“They have not created a bright line rule on what is or what is not a water of the United States,” Jones said. “A farmer cannot look [at his land] and know if that water running through his back field is ephemeral or intermittent. You’re still going to need to pay attorneys and experts whether you’re a farmer or a big developer or someone just looking at their backyard.”
Watershed protections lifted
There is no reliable inventory of the kinds of streams and wetlands that would be dropped from federal protection, experts say.
The authoritative U.S. Geological Survey National Hydrography Dataset maps only 5.8 miles of ephemeral streams in the Bay watershed, said Kurt Fesenmyer, a scientist at Trout Unlimited.
But the conservation group did its own “back-of-the-envelope” estimate, finding 111,000 miles of ephemeral streams in the watershed. The group estimates that 47% of them would lose protection under the new rule.
The proposed Atlantic Coast Pipeline, for example, would cross 23 tributaries to the headwaters of Back Creek, a wild brook trout stream in the Blue Ridge Mountains of Virginia. Five ephemeral streams would be left without federal protection, the group says, although they deliver water downstream into Back Creek after rainstorms.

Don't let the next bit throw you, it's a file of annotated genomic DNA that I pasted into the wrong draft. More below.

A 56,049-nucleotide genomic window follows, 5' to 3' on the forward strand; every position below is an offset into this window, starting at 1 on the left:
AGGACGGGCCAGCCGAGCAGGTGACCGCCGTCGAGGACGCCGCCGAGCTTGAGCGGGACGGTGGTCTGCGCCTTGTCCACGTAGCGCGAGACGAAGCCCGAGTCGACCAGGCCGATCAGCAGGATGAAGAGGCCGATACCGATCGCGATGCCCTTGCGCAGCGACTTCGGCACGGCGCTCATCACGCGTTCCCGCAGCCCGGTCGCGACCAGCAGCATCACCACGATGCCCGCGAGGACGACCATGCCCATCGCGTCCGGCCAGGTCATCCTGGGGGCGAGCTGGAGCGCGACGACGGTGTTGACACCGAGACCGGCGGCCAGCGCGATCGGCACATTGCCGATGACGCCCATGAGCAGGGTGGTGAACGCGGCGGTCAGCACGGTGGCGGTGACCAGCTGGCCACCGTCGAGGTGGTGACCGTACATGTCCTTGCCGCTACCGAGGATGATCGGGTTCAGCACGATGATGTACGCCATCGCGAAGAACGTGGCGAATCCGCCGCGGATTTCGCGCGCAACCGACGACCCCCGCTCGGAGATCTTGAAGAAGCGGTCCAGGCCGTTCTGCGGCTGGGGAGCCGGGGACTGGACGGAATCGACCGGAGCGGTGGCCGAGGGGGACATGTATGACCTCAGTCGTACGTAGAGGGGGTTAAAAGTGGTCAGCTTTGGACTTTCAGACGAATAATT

States step into the void
With the federal government pulling back from regulating certain wetlands and streams, their protection falls to the states.
Overall, officials in Virginia, Maryland and Pennsylvania say they have laws and regulatory programs that will still protect their states’ waterways and wetlands. But in Delaware, West Virginia and New York, regulations range from less stringent to nonexistent.
Not to be overlooked: Wetlands on federal lands, which account for 7.8% of the Bay’s watershed, could lose protection in states that don’t have permitting authority over such properties, land use experts say.
Here’s a look at how each Bay-region state is affected:
Delaware is the only state in the mid-Atlantic without its own law to protect freshwater wetlands, so those losing federal oversight will be vulnerable to damage or loss.
Shawn Garvin, secretary of the Delaware Department of Natural Resources and Environmental Control, said his agency is considering reviving efforts to implement a state-level freshwater permitting program.
“We’re considering if that’s an effort we need to take another look at,” Garvin said. “We often describe wetlands as nature’s kidneys. It’s how Mother Nature addresses water quality.”
Marla Stelk, with the Association of State Wetland Managers, warned that Delaware is in danger of losing up to 20,000 acres of headwater protection under the new rule.